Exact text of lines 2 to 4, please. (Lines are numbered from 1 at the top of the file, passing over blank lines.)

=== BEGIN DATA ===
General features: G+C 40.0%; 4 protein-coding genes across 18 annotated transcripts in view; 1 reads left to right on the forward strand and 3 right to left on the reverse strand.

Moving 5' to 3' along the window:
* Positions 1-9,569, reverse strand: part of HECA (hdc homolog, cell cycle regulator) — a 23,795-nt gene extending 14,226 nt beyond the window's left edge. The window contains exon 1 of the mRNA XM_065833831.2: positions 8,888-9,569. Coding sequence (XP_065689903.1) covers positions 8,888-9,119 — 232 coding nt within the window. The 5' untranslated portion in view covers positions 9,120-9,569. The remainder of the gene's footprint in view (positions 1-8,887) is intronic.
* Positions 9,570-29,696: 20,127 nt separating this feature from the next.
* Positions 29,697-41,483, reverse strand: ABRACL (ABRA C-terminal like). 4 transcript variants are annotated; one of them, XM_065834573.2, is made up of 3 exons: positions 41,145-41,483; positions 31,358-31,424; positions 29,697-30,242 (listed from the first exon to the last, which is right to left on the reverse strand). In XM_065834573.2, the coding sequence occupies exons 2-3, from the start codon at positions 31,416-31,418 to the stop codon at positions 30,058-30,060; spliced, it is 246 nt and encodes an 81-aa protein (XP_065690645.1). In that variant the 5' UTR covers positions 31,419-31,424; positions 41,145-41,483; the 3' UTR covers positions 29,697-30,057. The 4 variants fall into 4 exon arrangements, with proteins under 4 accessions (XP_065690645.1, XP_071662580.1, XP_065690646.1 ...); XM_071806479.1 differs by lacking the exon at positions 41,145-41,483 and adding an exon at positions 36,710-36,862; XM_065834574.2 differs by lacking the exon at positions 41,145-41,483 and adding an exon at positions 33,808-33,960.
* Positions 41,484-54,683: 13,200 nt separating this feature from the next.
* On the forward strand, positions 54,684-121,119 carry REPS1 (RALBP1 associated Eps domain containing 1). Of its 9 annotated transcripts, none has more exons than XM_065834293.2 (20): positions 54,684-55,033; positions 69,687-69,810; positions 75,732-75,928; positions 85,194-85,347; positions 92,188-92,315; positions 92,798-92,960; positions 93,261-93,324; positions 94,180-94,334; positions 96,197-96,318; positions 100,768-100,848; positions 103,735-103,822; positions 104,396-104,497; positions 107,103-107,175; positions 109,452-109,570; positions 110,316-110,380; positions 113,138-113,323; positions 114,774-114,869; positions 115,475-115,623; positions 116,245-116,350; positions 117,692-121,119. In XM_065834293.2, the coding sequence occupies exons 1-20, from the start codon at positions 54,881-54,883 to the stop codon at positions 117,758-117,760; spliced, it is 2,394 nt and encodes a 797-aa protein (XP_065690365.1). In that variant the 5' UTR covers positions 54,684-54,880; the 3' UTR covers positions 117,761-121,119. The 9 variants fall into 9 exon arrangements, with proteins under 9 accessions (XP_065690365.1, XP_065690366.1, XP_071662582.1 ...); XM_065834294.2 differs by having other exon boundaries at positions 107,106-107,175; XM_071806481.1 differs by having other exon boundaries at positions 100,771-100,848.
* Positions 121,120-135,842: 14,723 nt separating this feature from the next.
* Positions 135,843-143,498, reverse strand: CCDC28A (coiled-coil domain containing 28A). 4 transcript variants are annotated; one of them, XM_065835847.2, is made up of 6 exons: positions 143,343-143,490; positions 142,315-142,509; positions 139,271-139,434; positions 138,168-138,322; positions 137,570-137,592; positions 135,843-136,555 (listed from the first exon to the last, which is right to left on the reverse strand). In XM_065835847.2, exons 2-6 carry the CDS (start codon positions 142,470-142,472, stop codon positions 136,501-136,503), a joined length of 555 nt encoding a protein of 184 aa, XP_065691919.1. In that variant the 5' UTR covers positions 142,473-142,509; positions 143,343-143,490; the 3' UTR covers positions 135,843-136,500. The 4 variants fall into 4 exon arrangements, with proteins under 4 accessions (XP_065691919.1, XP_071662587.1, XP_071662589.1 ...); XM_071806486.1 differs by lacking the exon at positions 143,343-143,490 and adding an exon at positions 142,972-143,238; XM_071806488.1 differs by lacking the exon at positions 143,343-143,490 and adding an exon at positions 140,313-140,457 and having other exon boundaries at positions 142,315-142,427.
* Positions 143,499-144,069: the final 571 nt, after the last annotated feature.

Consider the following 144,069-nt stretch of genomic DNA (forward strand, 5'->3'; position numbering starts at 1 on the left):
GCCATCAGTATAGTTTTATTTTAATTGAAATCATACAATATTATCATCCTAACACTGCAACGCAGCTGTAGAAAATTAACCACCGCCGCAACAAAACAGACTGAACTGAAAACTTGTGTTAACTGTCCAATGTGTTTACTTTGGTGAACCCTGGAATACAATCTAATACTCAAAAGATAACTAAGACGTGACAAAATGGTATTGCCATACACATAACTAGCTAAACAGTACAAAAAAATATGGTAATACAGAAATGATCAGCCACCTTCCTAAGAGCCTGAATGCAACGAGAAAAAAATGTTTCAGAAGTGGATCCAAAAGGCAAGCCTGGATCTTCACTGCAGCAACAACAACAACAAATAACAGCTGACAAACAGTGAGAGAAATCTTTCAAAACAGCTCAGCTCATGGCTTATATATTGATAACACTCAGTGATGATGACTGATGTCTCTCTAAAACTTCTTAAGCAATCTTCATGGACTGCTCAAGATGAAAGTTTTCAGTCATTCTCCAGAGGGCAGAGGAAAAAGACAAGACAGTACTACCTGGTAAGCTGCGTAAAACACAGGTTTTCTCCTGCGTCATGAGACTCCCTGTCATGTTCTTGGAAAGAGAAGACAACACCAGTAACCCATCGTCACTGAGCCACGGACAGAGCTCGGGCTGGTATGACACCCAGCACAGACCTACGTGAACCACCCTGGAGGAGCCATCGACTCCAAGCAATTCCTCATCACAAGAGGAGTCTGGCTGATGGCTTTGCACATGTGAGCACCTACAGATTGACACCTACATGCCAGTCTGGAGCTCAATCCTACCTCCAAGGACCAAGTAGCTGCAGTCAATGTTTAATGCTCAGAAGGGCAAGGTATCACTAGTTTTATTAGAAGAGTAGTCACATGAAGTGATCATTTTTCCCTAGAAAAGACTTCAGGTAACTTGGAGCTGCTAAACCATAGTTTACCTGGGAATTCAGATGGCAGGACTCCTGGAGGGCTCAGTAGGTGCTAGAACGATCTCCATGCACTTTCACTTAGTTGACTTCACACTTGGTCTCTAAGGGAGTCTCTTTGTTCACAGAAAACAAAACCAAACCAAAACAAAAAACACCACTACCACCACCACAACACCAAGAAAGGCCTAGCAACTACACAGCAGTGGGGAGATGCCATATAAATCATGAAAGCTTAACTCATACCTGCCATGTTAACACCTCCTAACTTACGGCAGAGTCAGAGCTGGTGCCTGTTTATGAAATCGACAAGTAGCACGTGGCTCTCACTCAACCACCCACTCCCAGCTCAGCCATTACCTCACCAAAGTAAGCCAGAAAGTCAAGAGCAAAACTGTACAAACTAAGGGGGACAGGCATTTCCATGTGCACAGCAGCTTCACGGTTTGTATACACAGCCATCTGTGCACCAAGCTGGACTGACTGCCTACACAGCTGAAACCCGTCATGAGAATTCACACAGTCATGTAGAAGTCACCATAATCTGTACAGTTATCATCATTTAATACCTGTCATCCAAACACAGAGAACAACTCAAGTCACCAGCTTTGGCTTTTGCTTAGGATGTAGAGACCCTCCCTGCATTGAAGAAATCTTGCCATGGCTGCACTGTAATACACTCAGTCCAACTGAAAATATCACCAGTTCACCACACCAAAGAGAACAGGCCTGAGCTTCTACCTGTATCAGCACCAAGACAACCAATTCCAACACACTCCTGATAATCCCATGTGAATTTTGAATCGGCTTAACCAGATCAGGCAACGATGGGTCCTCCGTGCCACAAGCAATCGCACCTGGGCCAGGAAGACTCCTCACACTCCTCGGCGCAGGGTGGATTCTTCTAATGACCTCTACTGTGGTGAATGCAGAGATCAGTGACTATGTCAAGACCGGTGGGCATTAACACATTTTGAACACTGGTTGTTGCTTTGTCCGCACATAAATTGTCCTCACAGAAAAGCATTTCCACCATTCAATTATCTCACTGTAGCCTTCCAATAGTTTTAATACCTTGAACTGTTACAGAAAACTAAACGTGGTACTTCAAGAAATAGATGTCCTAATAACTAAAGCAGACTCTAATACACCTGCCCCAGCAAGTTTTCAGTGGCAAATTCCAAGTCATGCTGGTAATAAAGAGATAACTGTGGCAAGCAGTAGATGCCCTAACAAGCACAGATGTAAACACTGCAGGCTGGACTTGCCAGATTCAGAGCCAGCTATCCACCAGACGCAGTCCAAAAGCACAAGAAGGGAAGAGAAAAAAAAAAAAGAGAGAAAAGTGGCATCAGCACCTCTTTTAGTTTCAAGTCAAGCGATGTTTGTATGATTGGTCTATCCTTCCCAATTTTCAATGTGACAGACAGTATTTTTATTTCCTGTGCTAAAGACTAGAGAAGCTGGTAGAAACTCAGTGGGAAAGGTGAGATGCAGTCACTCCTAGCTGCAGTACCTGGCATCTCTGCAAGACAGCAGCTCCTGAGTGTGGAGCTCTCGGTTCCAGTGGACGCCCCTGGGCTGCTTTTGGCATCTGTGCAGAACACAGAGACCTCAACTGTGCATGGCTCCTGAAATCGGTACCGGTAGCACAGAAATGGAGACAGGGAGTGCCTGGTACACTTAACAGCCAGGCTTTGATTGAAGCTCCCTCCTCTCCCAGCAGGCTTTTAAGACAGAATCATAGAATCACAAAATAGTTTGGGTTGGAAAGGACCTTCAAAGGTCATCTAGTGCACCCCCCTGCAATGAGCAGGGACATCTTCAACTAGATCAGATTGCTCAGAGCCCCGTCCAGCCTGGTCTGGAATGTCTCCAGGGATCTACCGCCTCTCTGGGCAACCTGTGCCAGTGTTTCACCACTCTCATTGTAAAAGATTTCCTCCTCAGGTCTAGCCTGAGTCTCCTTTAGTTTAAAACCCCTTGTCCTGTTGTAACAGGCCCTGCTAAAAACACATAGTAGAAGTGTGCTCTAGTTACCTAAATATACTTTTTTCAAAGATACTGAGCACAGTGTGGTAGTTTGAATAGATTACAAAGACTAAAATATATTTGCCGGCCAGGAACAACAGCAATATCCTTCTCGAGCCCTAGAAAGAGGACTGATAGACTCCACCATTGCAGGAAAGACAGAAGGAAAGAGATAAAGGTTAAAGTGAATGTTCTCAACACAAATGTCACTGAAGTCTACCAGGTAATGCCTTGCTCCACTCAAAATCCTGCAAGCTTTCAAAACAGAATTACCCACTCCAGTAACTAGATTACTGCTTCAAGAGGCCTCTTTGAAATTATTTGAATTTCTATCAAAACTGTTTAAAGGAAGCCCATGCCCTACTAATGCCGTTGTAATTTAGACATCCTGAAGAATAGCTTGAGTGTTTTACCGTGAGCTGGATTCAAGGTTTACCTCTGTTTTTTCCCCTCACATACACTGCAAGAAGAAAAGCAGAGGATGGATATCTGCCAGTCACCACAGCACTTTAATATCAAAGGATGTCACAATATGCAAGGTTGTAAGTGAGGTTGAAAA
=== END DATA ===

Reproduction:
Moving 5' to 3' along the window:
* Positions 1-9,569, reverse strand: part of HECA (hdc homolog, cell cycle regulator) — a 23,795-nt gene extending 14,226 nt beyond the window's left edge. The window contains exon 1 of the mRNA XM_065833831.2: positions 8,888-9,569. Coding sequence (XP_065689903.1) covers positions 8,888-9,119 — 232 coding nt within the window. The 5' untranslated portion in view covers positions 9,120-9,569. The remainder of the gene's footprint in view (positions 1-8,887) is intronic.
* Positions 9,570-29,696: 20,127 nt separating this feature from the next.